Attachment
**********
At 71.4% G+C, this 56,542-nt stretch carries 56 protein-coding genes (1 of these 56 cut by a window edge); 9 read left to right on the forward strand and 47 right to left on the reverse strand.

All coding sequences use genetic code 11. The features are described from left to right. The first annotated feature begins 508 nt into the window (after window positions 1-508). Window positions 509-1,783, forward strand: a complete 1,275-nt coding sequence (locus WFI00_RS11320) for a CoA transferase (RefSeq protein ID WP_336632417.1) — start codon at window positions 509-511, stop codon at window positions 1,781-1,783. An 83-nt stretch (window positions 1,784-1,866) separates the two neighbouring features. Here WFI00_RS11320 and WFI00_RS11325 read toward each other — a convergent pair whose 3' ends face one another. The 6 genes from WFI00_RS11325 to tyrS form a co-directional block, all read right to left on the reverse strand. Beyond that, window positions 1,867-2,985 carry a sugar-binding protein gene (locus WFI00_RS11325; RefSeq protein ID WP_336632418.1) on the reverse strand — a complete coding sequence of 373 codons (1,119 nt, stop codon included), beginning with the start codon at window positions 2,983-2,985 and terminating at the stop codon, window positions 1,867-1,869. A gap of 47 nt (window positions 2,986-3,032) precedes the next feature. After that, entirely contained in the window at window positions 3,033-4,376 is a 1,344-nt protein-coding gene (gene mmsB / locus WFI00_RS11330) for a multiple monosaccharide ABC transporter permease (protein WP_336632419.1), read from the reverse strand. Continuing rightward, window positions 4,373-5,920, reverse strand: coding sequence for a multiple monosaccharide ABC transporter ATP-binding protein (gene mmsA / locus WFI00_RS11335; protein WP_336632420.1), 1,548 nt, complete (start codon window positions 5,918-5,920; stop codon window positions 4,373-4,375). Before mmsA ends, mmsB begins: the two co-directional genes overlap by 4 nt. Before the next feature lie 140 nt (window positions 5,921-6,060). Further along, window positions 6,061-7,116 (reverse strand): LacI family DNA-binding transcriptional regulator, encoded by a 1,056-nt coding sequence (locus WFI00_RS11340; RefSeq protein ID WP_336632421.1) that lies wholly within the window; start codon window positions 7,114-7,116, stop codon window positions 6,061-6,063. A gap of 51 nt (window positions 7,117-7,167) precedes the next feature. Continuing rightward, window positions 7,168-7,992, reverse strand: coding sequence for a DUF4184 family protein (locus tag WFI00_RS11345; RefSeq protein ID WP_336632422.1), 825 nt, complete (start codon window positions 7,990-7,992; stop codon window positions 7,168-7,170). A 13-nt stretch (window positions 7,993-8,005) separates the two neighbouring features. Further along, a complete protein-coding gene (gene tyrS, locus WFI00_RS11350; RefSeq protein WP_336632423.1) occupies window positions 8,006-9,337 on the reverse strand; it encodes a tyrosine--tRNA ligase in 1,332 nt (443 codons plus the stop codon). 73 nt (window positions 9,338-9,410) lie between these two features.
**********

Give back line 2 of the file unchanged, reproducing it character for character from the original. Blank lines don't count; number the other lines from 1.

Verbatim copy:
All coding sequences use genetic code 11. The features are described from left to right. The first annotated feature begins 508 nt into the window (after window positions 1-508). Window positions 509-1,783, forward strand: a complete 1,275-nt coding sequence (locus WFI00_RS11320) for a CoA transferase (RefSeq protein ID WP_336632417.1) — start codon at window positions 509-511, stop codon at window positions 1,781-1,783. An 83-nt stretch (window positions 1,784-1,866) separates the two neighbouring features. Here WFI00_RS11320 and WFI00_RS11325 read toward each other — a convergent pair whose 3' ends face one another. The 6 genes from WFI00_RS11325 to tyrS form a co-directional block, all read right to left on the reverse strand. Beyond that, window positions 1,867-2,985 carry a sugar-binding protein gene (locus WFI00_RS11325; RefSeq protein ID WP_336632418.1) on the reverse strand — a complete coding sequence of 373 codons (1,119 nt, stop codon included), beginning with the start codon at window positions 2,983-2,985 and terminating at the stop codon, window positions 1,867-1,869. A gap of 47 nt (window positions 2,986-3,032) precedes the next feature. After that, entirely contained in the window at window positions 3,033-4,376 is a 1,344-nt protein-coding gene (gene mmsB / locus WFI00_RS11330) for a multiple monosaccharide ABC transporter permease (protein WP_336632419.1), read from the reverse strand. Continuing rightward, window positions 4,373-5,920, reverse strand: coding sequence for a multiple monosaccharide ABC transporter ATP-binding protein (gene mmsA / locus WFI00_RS11335; protein WP_336632420.1), 1,548 nt, complete (start codon window positions 5,918-5,920; stop codon window positions 4,373-4,375). Before mmsA ends, mmsB begins: the two co-directional genes overlap by 4 nt. Before the next feature lie 140 nt (window positions 5,921-6,060). Further along, window positions 6,061-7,116 (reverse strand): LacI family DNA-binding transcriptional regulator, encoded by a 1,056-nt coding sequence (locus WFI00_RS11340; RefSeq protein ID WP_336632421.1) that lies wholly within the window; start codon window positions 7,114-7,116, stop codon window positions 6,061-6,063. A gap of 51 nt (window positions 7,117-7,167) precedes the next feature. Continuing rightward, window positions 7,168-7,992, reverse strand: coding sequence for a DUF4184 family protein (locus tag WFI00_RS11345; RefSeq protein ID WP_336632422.1), 825 nt, complete (start codon window positions 7,990-7,992; stop codon window positions 7,168-7,170). A 13-nt stretch (window positions 7,993-8,005) separates the two neighbouring features. Further along, a complete protein-coding gene (gene tyrS, locus WFI00_RS11350; RefSeq protein WP_336632423.1) occupies window positions 8,006-9,337 on the reverse strand; it encodes a tyrosine--tRNA ligase in 1,332 nt (443 codons plus the stop codon). 73 nt (window positions 9,338-9,410) lie between these two features.